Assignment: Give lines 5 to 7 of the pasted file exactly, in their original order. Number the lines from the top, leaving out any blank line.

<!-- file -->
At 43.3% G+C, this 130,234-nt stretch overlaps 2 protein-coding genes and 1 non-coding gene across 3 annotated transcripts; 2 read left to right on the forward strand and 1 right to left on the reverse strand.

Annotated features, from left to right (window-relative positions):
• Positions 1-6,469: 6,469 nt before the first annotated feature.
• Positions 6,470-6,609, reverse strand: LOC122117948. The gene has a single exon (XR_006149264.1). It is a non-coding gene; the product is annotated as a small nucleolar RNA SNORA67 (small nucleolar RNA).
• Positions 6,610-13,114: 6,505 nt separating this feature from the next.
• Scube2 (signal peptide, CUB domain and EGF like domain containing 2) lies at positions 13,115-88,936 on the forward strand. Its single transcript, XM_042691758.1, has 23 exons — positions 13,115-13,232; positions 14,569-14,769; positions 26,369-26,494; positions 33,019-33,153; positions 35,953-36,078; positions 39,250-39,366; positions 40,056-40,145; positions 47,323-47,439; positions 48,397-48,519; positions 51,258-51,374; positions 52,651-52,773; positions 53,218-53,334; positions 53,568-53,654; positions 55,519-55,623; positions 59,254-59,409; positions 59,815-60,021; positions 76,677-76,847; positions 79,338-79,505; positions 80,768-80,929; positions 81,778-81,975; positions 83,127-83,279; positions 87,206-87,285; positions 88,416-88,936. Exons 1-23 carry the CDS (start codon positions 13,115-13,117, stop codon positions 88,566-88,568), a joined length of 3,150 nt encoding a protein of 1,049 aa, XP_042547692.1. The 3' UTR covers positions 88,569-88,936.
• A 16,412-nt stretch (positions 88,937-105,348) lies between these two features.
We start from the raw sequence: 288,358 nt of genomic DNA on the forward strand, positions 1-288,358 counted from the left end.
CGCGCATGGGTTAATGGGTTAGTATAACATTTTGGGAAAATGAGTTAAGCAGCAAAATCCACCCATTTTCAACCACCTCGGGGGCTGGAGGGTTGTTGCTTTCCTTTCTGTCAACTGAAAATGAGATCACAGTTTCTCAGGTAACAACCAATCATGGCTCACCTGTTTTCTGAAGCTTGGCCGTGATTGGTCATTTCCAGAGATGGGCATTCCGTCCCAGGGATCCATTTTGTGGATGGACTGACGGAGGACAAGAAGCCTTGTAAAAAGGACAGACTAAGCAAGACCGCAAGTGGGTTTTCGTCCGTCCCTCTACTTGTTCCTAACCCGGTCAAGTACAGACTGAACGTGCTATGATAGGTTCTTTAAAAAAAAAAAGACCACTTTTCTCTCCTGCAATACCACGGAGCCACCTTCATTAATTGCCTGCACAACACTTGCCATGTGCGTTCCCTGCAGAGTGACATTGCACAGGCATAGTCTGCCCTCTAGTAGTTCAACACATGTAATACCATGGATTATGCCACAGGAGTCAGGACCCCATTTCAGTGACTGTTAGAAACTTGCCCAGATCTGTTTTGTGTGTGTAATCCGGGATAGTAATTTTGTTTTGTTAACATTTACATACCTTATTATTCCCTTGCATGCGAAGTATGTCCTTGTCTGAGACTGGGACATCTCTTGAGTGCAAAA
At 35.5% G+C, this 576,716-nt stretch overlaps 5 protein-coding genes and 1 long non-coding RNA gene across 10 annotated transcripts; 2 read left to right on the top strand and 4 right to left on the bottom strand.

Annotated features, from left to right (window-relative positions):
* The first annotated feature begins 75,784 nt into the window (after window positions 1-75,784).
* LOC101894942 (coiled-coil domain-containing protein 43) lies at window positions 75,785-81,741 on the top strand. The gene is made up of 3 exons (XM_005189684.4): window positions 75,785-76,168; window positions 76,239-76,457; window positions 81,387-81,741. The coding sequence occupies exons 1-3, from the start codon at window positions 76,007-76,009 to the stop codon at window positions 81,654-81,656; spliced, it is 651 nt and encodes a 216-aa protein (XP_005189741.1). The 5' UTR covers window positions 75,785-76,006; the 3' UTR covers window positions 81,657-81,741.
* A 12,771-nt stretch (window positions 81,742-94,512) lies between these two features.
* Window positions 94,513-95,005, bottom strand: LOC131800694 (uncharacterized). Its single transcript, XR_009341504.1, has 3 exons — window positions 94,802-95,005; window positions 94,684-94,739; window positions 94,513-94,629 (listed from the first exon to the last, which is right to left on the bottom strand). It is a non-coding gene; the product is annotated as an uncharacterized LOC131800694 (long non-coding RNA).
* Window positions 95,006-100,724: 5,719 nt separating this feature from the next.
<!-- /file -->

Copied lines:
• Positions 6,610-13,114: 6,505 nt separating this feature from the next.
• Scube2 (signal peptide, CUB domain and EGF like domain containing 2) lies at positions 13,115-88,936 on the forward strand. Its single transcript, XM_042691758.1, has 23 exons — positions 13,115-13,232; positions 14,569-14,769; positions 26,369-26,494; positions 33,019-33,153; positions 35,953-36,078; positions 39,250-39,366; positions 40,056-40,145; positions 47,323-47,439; positions 48,397-48,519; positions 51,258-51,374; positions 52,651-52,773; positions 53,218-53,334; positions 53,568-53,654; positions 55,519-55,623; positions 59,254-59,409; positions 59,815-60,021; positions 76,677-76,847; positions 79,338-79,505; positions 80,768-80,929; positions 81,778-81,975; positions 83,127-83,279; positions 87,206-87,285; positions 88,416-88,936. Exons 1-23 carry the CDS (start codon positions 13,115-13,117, stop codon positions 88,566-88,568), a joined length of 3,150 nt encoding a protein of 1,049 aa, XP_042547692.1. The 3' UTR covers positions 88,569-88,936.
• A 16,412-nt stretch (positions 88,937-105,348) lies between these two features.